Corporate Recklessness and Our Future

A controlled burn of oil is conducted near the source of the BP Plc Deepwater Horizon oil spill in the Gulf of Mexico off the
A controlled burn of oil is conducted near the source of the BP Plc Deepwater Horizon oil spill in the Gulf of Mexico off the coast of Louisiana, U.S., on Thursday, July 15, 2010. BP Plc said that a pressure test on its damaged Macondo well halted the flow of oil into the Gulf for the first time in three months. The oil spill, the biggest in U.S. history, had been spewing 35,000 to 60,000 barrels of oil a day since the drilling rig exploded on April 20. Photographer: Derick E. Hingle/Bloomberg via Getty Images

The decision by the Obama administration to reopen federal drilling leases in the Gulf of Mexico to BP opens an interesting window into a fundamental question: What does it mean to hold a corporation accountable and responsible?

The administration justified the decision by asserting that it had put in place oversight mechanisms for BP, which, according to the New York Times, "must comply with specific ethics, corporate governance and safety procedures. There will be risk assessments, a code of conduct for officers and 'zero tolerance' for retaliation against whistle-blowing employees or contractors."

BP promptly grabbed its new window, overbidding its competitors to win 24 of 31 tracts leased last week. Environmental groups objected that BP had not yet finished the job of making the Gulf ecosystem and surrounding communities whole -- that oil spill related damage continued. Indeed, many marine biologists would say that making the Gulf whole is actually impossible -- that whatever BP does now, damages will continue for decades as they have in Prince William Sound, site of the Exxon Valdez disaster.

Granted that the "repair all the damage" test may be unworkable for that reason, the question remains, has BP really changed its stripes? It's important to recall that the stripes in question were not just inadequate management of ultra-deep off-shore drilling rigs. BP had been plagued with a casual attitude towards safety driven by its cost-and growth-obsessed culture, leading to massive oil spills in the Arctic and fatal refinery fires in Texas. More recently, the company concealed a massive, intentional venting of 500,000 pounds of carcinogens and other toxic gasses into Texas neighborhoods even as its Macondo gusher was dominating the evening news. BP was not a first time offender -- it was a serial violator. Had it been an individual resident of California, BP would almost certainly have received a life sentence in prison under the Three Strikes law.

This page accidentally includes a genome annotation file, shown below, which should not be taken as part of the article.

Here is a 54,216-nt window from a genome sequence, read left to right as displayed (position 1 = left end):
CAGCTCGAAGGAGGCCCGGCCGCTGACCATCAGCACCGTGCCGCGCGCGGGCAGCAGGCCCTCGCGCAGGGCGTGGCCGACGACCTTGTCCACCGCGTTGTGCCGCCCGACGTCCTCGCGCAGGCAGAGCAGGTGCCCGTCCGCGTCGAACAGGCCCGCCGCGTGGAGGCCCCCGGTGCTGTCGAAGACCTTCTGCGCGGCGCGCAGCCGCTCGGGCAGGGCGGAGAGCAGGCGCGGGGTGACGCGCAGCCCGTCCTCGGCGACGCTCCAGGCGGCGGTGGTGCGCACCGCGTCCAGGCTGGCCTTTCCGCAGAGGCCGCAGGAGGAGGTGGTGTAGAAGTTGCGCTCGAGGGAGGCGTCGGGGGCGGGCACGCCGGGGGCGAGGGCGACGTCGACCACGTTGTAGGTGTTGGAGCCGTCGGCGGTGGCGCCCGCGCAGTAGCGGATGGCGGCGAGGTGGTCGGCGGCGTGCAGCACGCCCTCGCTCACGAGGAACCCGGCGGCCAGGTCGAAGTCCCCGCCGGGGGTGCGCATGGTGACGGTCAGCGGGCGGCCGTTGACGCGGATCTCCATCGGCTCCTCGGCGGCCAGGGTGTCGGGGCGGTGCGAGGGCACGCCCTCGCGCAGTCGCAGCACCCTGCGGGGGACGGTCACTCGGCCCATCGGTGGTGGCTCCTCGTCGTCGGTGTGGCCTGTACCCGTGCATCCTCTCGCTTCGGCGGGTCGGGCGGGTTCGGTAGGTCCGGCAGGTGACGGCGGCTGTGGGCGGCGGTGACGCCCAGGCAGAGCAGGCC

Just as the US Government was signing its agreement with BP, saying the company was now ready to be a responsible citizen, BP's lawyers were playing legal hardball in multiple judicial venues. They lost a round when a federal judge ruled that BP could not wiggle out an earlier agreement governing who would be eligible to be paid for loss of business during and after the Macondo gusher.

They then prevailed in the first of a series of cases brought by neighbors of the Texas City refinery who were exposed to the toxic released during the 40-day period BP knew its refinery flare was not properly destroying benzene and other carcinogens. BP admits the release, admits it knew of it for 40 days while it went on, and admits that it didn't inform Texas regulators. BP claims that none of the neighbors can prove they were harmed -- which since cancer takes decades to develop, is cold comfort -- but the jury agreed health had not yet been established, so damages were not awarded. (Texas had let BP off for the refinery's six years of air pollution violations for $50 million -- a fine almost certainly lower than BP's financial savings from keeping the refinery operating when it should have been shut down.)